The spark for a wildfire
"You really need a passion to do what we do. It's almost an obsession to improve," noted Muriel Krusemark of Hoffman.
But passion was what was needed to wake up the sleepy town of Hoffman.
In the past five years, because of efforts by Krusemark and the community, Hoffman now boasts numerous new businesses, including a health care clinic, hardware store and an improved softball field.
Other attractions include a senior center, Elk Lake Heritage Preserve, Elk Lake Beach and Campgrounds and Red Rock Golf Course.
Though not completely reflecting its former glory, Hoffman has progressed in the past five years thanks to the plethora of volunteers, willing companies, and Krusemark's passion for change.
"You kind of adjust to the times. It will never be the way it was before and we still have a long way to go, but we've come a long way, too," she said.
ACCEPTING A CHALLENGE
After moving to the Cities for 15 years, Krusemark decided to retire to her childhood town of Hoffman six years ago.
"The town looked so sad when I returned," she recalled, thinking back to when she was growing up and owned a business downtown, alongside three grocery stores, a drug store and three restaurants. "When I left, the town had already started to go downhill, and by the time I returned there were several empty store fronts."
In hopes of bringing the town back to life, Krusemark decided to accept the job as economic developer that was offered to her.
"I decided to say yes because it was a challenge and I saw things that could be improved in order to make this a great place to live," she recalled. "You don't really comprehend everything you have done until you put it all together and you realize, 'we really have done this'."
THE HORIZONS PROGRAM
Starting off wasn't easy. However, soon after accepting the job, Krusemark got word of a program for communities with a 10 percent or higher poverty level. She applied and Hoffman was accepted.
The Horizons program is part of the University of Minnesota that provides seminars and jumpstarts ideas to improve small communities.
Through the program, Krusemark was able to send a handful of volunteers to a leadership seminar and organize meetings to hear what people wanted in the community.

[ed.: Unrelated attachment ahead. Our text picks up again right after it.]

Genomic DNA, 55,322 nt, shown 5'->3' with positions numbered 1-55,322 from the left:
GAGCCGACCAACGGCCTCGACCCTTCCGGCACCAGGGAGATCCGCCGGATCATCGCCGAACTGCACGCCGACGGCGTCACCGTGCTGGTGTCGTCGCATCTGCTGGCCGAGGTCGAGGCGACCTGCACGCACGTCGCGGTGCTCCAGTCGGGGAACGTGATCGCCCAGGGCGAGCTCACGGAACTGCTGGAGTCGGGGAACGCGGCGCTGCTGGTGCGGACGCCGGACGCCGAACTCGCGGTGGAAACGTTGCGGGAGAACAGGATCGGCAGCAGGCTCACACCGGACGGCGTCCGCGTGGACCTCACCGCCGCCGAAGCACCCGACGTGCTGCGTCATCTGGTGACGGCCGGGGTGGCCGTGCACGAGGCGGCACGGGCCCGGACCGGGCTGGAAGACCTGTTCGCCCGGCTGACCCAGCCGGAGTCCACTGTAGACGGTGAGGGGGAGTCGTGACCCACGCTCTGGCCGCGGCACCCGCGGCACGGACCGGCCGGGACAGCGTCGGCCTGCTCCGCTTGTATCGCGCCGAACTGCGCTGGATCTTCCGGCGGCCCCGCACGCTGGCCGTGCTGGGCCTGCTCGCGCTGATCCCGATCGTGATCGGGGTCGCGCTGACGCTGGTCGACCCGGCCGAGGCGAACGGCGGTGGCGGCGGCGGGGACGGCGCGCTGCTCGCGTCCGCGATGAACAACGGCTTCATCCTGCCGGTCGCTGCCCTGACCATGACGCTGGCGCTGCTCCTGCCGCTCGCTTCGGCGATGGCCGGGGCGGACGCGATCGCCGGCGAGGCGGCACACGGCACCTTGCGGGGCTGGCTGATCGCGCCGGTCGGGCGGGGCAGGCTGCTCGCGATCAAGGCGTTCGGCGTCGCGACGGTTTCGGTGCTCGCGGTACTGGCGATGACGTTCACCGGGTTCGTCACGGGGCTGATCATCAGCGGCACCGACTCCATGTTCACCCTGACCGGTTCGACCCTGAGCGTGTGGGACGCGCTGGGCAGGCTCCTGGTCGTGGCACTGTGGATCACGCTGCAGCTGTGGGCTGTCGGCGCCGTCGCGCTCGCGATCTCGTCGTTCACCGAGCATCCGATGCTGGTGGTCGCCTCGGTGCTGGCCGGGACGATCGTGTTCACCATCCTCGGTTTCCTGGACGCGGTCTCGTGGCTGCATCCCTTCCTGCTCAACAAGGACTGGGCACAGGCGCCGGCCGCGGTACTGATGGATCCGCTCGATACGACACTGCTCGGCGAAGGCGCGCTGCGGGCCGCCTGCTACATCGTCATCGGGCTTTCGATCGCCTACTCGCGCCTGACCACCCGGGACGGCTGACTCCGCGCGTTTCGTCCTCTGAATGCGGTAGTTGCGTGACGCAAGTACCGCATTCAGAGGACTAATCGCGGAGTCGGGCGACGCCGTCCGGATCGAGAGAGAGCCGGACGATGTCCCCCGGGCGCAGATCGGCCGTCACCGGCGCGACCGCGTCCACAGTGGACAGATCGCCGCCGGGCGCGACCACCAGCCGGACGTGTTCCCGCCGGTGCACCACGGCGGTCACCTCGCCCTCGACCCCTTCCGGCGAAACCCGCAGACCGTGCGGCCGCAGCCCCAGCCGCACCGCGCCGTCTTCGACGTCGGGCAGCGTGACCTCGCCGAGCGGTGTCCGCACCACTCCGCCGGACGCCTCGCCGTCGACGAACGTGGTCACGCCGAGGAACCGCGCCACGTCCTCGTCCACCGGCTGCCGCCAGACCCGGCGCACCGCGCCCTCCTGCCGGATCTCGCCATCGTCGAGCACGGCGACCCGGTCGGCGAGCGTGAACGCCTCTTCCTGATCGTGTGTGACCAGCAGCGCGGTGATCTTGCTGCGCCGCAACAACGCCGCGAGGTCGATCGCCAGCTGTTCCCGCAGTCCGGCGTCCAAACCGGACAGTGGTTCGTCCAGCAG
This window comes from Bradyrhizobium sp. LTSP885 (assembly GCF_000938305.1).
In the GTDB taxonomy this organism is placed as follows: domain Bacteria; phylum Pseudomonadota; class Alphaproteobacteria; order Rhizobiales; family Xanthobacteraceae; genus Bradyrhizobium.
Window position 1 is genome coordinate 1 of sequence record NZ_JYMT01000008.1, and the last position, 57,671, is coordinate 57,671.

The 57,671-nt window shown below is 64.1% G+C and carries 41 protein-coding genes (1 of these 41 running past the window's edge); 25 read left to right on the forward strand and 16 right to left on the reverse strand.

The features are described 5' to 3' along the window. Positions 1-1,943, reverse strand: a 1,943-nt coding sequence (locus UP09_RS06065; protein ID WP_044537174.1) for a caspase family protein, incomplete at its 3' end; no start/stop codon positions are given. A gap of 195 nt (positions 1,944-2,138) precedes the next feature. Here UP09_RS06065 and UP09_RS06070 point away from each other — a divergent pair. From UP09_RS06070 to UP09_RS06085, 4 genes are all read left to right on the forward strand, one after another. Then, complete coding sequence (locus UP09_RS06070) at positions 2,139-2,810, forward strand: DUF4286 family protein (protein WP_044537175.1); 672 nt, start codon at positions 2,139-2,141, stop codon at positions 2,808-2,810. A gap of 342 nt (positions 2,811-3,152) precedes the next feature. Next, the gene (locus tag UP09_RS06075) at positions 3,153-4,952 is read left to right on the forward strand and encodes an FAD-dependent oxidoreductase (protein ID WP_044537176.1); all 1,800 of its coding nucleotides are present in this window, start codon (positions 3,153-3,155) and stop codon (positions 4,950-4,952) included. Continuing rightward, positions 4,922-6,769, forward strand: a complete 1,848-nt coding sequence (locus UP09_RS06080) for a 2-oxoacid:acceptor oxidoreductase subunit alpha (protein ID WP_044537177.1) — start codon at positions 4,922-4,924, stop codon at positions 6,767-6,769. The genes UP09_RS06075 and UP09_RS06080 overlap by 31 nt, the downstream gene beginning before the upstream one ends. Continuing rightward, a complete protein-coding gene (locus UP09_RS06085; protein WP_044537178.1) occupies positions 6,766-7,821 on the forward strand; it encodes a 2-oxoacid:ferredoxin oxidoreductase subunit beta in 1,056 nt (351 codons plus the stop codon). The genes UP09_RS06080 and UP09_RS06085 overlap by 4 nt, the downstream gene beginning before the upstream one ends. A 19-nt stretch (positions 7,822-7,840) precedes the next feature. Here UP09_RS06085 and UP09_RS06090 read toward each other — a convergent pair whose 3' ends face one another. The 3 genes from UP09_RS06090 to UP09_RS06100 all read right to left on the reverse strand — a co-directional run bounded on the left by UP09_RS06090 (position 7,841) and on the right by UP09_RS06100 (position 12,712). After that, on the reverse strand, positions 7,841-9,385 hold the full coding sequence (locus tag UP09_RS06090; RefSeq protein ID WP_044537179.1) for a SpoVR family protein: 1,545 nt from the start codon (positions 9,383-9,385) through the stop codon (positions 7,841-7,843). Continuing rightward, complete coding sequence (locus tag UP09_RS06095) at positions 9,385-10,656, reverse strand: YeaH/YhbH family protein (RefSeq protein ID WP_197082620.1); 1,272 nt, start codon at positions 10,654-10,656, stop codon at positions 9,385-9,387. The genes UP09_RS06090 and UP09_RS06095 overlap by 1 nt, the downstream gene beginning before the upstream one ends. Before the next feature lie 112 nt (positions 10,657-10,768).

"This really is how the projects started. It was great because once one person had a good idea, they just kept coming," she noted.
Like wildfire, the town started waking up and looking for ways to improve.
But in addition to buildings and recreation, the Horizons program also seeks to improve poverty in the area.
So a food shelf was started as well as a clothing drop, where those in need could pick up free clothes that people from the community donated.
"It's great to see poor children trying on clothes and walking away with bags full," Krusemark said.
FILLING THE STORE FRONTS
"My goal is to have every store front filled," noted Krusemark. "When I first came back there were many vacant store fronts downtown and now most of them are filled."
To fill one of the buildings, she had the idea to create a mall that sold crafts from numerous small businesses. She began by asking people around Hoffman if they would be willing to sell their crafts there.
"Eventually TJ and Theresa Calvin decided to buy the building and they really took off with the idea, turning it into Main Street Galleria," she said. "I am so thankful for what they have done."
The galleria is now home to more than 30 small businesses, including clothes, antiques, wood carvings, quilts and piano lessons.
Next to the galleria there were two other empty buildings that were falling down.
With the help of a grant from Alexandria's Prime West and the volunteer efforts of Broadway Medical in Alexandria, Krusemark was able to turn this rundown building into a new healthcare mall, now home to Prairie Ridge Medical.
Other stores that found their way downtown in the past five years are a computer sale and repair shop, a thrift store, and Motel 1 - a one-room motel.
GROWING ON THE FAMILY FRONT
Aside from the town growing on the business front, families are also starting to find their way to Hoffman.
In the past five years, 20 vacant houses have become five, and the two operational daycares grew to five.
"This means that families are starting to move in," Krusemark said. "I think when families move into the community they see the playground and the baseball field and see what a positive environment and close-knit community this is."
Adding to this community feel is a farmers market, which takes place once a week at Hoffman City Park. People sell their homegrown food while a nonprofit from the town serves a meal.
"This really is a time for families to sit and socialize. It makes us a community," Krusemark said. "Everything we do to help and bring the community closer together is very grass roots stuff. It's all simple."
BECOMING A COMMUNITY
Hoffman has become more than just a flurry of business activity, it has become a community. People in the town are not only ready, but willing to do their part and help out.
"Volunteers have been a big part of this. There really isn't much money, so all the change has been volunteers," Krusemark said.
The local Lion's Club has also helped by donating anything from picnic tables to the raised beds in the garden.
Though Krusemark was the igniter for the wildfire, she notes that without the plethora of volunteers and dedicated board, which has made every goal it set each year, none of this would have been possible.